Listening When Nothing Is Said

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Renée Dumouchel is a certified Phoenix Rising Yoga Therapy professional who has completed Phoenix Rising trainings as an individual practitioner, yoga teacher, and group facilitator. She is currently building her professional practice and sees clients and students on evenings and weekends. She rents studio space at a variety of locations in New York City, but is also working to build relationships with corporations, businesses, and wellness groups in order to start to bring Phoenix Rising Yoga Therapy into those settings.

Renée sees private Phoenix Rising Yoga Therapy clients individually and also teaches Phoenix Rising 8-week yoga classes. Her yoga classes use silence, space, movement, and non-directive language to create an environment where students can step back from the “shoulds” and learn to listen to the wisdom that is already present in their bodies and their life experiences.

On the horizon for Renée is partnering with other practitioners to develop avenues to bring Phoenix Rising work to professional dancers and performers – a population known for their body awareness but who often don’t practice body listening and response.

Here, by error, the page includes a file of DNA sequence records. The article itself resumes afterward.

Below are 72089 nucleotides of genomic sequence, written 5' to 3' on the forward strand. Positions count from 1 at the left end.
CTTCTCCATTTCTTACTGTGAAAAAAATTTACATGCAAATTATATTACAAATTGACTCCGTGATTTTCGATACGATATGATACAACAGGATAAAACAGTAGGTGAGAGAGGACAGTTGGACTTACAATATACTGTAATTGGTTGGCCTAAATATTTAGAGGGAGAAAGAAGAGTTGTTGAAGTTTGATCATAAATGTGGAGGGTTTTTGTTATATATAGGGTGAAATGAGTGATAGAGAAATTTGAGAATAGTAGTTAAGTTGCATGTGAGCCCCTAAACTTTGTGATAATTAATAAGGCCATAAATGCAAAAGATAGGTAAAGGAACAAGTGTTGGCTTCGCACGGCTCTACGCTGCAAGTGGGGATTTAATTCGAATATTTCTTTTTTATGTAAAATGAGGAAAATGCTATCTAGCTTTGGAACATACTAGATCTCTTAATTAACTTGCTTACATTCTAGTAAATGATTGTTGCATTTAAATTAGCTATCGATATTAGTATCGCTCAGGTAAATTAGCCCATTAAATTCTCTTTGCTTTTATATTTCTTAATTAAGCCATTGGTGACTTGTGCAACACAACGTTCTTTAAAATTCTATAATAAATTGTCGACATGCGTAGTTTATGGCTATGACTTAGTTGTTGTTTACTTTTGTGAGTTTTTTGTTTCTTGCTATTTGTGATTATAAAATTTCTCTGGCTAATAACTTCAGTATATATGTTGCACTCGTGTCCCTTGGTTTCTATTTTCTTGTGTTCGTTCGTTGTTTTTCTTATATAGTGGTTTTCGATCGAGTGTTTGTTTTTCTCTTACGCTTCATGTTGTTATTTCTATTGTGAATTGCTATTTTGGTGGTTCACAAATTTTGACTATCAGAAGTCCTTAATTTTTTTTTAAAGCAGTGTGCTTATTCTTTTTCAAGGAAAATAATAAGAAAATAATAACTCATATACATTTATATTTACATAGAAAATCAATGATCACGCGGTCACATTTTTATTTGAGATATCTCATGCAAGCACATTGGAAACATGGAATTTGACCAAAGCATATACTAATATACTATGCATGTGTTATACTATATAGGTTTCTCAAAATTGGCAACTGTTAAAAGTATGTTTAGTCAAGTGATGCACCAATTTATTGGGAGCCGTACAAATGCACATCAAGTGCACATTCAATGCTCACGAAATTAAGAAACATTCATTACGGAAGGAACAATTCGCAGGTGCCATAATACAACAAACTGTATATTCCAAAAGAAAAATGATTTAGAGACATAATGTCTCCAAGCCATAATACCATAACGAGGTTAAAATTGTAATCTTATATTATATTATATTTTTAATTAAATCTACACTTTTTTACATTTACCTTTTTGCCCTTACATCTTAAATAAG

IJPRYT: In our everyday vernacular understanding (and practice) of listening, we tend to think that something needs to be said verbally in order for listening to take place. However, as we all know, in most yoga classes there is nothing said by the students. In particular, in your Phoenix Rising yoga classes, there is no interactive verbal dialogue: There is no verbal communication from students to teacher. Yet there is not a class that goes by during which deep listening hasn’t taken place for both student and teacher alike.

How do you engage the type of deep listening (that is the heart of Phoenix Rising) when there is nothing said?

RD: Let’s first clarify that there is a difference between hearing and listening. Hearing denotes an auditory function that may or may not engage the brain in some form of thought that may or may not lead to an action. Listening involves an intention to be receptive to what is “heard,” without necessarily having any kind of agenda for outcome. It’s like the difference between baking a cake for a social function, and baking a cake because you want to experience the process – whether or not the cake gets eaten, or even tastes delicious is irrelevant, because you have learned something about yourself as a baker. In Phoenix Rising, we all get to be bakers, learning more in each class and with each experience about what ingredients went into creating us, which ingredients blend and which react, how a comforting mixture might actually be a recipe for disaster, and how, over time, we can learn to weed out stale ingredients and invite in fresh, new combinations.